Democracy and Technology. Richard Sclove. This eye-opening book describes how modern technologies--such as computers, automobiles, machine tools, hybrid crops, nuclear reactors, and others--contribute to vexing social problems ranging from the continued subordination of women and workers to widespread political disengagement. Engineers, manufacturers, and policy makers rarely take these consequences into account. Contending that reinvigorated democratic politics can and should supersede conventional economic reasoning as a basis for decisions about technology, Richard Sclove clearly outlines how the general public can become actively involved in all phases of technology decision making, from assessment and policy making to research and development. For half a century, the Cold War provided the rationale for U.
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According to Richard Sclove, technology has a profound effect on the way we structure society, yet citizens rarely if ever participate in the development of new technologies or in the making of public policy. Instead, "many of the most important technology decisions are made today via a covert politics that occurs within corporate headquarters and government bureaucracies or via the tacit politics of the economic marketplace. It's a strong argument and echoes the concerns of other critics of technology such as Langdon Winner and Jerry Mander.
In the opening pages of Democracy and Technology , Sclove contrasts the experience of a small Spanish village with that of the Old Amish in Ohio to illustrate two different approaches to technology. When running water was installed in the homes of Ibieca, a community in northeast Spain, the people no longer depended for water on the public fountain. Since the fountain also served as the village's social center, the lively interaction and public talk that used to take place there died away.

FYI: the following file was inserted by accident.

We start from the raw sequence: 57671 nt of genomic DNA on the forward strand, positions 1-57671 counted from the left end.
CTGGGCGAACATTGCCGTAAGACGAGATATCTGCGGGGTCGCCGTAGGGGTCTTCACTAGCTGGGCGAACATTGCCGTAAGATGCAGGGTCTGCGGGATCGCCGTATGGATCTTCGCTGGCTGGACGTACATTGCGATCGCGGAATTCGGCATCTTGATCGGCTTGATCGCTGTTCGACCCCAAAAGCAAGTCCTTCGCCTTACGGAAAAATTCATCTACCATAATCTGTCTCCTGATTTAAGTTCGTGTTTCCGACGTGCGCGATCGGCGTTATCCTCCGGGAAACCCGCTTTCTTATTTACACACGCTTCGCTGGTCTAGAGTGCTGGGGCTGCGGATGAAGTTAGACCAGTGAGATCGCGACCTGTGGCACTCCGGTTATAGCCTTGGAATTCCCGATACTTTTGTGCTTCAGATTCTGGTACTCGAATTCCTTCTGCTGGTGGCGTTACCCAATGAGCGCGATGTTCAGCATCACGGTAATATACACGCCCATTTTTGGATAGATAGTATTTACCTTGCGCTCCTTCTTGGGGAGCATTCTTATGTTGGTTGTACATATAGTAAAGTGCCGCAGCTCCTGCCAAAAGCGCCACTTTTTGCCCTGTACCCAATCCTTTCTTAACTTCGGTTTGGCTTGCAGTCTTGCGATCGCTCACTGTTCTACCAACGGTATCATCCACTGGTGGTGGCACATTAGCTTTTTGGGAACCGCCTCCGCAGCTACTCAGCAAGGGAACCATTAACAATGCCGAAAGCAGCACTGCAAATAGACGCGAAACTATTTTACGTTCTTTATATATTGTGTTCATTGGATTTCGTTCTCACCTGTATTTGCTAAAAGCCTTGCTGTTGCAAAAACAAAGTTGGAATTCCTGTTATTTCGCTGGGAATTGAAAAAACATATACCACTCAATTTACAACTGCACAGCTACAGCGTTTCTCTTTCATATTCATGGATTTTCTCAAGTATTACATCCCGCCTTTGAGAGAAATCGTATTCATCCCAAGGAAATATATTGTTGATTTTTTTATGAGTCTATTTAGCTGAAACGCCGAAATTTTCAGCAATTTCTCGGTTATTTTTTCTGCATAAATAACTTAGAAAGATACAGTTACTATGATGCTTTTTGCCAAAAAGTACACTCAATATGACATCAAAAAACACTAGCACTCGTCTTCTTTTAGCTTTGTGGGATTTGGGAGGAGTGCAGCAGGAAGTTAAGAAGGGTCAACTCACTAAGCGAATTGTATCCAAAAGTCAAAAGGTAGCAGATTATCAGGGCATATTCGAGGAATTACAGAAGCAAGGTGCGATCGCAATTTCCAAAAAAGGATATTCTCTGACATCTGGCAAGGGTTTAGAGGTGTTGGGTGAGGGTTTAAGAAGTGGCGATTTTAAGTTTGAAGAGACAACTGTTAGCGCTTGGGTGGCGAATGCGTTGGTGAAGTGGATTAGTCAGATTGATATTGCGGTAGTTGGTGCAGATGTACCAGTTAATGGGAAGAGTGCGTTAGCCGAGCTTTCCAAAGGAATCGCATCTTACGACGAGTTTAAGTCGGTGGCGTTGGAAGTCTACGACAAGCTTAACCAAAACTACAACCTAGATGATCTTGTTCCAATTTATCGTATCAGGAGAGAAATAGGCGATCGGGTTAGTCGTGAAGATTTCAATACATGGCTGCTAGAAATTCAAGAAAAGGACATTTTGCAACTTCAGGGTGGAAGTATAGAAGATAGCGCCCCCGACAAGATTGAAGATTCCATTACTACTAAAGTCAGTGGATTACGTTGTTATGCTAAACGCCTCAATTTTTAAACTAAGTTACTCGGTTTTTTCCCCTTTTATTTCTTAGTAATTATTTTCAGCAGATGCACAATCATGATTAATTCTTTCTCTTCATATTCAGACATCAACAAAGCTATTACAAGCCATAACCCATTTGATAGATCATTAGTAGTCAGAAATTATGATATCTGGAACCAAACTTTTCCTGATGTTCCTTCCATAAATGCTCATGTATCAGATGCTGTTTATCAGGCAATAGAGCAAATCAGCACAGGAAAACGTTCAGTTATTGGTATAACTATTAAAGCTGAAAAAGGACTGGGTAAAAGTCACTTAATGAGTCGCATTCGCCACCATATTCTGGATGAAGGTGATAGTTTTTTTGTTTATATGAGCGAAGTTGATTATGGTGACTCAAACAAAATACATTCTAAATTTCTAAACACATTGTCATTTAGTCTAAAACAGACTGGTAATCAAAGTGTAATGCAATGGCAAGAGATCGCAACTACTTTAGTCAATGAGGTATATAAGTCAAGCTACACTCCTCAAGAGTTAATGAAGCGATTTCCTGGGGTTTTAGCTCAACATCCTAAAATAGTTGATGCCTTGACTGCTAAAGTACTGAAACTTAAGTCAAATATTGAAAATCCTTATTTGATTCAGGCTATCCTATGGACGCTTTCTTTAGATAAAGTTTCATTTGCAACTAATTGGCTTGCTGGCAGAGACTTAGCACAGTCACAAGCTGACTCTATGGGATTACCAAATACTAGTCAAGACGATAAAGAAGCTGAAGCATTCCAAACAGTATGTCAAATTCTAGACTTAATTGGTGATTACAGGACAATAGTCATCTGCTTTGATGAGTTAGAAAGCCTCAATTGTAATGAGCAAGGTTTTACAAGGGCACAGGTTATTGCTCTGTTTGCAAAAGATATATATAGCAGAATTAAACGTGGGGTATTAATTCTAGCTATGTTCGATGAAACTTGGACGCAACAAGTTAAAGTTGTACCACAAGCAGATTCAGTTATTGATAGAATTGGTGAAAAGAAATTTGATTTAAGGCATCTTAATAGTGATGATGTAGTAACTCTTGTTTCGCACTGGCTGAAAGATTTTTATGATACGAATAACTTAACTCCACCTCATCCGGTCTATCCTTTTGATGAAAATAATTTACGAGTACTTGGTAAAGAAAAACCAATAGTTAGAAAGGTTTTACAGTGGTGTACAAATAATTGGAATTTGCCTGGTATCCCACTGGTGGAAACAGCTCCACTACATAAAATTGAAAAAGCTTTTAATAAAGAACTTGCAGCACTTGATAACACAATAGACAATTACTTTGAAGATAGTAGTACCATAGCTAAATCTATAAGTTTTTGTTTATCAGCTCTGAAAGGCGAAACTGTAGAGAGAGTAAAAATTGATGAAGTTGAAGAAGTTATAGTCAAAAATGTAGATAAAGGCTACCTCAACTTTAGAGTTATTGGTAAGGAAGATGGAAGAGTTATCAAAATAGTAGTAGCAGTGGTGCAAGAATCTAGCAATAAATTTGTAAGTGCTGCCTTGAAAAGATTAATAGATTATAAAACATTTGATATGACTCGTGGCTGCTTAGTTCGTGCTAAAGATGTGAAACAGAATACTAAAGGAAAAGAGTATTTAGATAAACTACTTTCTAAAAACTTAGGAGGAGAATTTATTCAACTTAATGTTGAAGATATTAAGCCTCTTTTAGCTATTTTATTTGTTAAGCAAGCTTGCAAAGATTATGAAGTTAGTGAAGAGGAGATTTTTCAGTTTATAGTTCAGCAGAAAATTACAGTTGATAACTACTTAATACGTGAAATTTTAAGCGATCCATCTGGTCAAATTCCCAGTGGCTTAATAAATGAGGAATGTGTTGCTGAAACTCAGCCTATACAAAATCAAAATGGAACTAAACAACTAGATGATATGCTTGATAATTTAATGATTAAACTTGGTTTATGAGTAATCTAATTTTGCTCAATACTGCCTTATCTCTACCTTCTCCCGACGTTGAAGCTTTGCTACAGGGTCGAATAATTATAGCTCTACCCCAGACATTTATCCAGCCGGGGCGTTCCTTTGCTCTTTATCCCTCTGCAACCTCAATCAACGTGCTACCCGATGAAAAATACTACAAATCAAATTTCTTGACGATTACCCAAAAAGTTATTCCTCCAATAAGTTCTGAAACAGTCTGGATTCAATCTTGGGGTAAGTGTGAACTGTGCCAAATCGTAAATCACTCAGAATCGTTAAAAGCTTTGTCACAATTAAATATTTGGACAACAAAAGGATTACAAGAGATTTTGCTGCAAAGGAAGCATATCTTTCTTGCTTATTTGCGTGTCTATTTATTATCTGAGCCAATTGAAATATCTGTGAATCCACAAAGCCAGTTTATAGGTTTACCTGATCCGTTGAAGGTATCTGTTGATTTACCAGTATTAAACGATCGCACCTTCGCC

Over the course of a few years, the social fabric of the community began to unravel. By contrast, the Amish engage in a process of extensive public discussion and democratic ratification before new technologies are adopted. While they do not reject all modern technology, the Amish recognize that some are more threatening to their community and its values than others. The methods the Amish have developed offer an example of what Sclove calls "a democratic politics of technology.
For example, the Dutch have created a network of 50 public "science shops" that conduct, coordinate and summarize research on social and technological issues in response to specific questions and concerns posed by community groups, public-interest organizations, local governments, and workers.
While Sclove's primary focus is on finding ways to bring more democracy into technology, he also examines some proposals for bringing more technology into democracy, such as electronic town meetings, "virtual community," and deliberative opinion polling. He warns that these mechanisms sacrifice intimacy, diminish the sense of face-to-face confrontation, and increase the dangers of elite manipulation.
Still, he acknowledges that some new communications technologies open up the possibility of "electronic public space" or "virtual commons. Copyright by Scott London.
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Democracy and Technology
The book develops a constructive agenda for democratizing all domains of technology -- ranging from household to workplace, government, urban infrastructure, medicine, farming, etc. Click here for ordering information. Democracy and Technology won the Don K. Price Award of the American Political Science Association for "best book in the field of science, technology, and politics. This book provides a provocative and thorough analysis of the challenges facing us on the threshold of the 21st Century.
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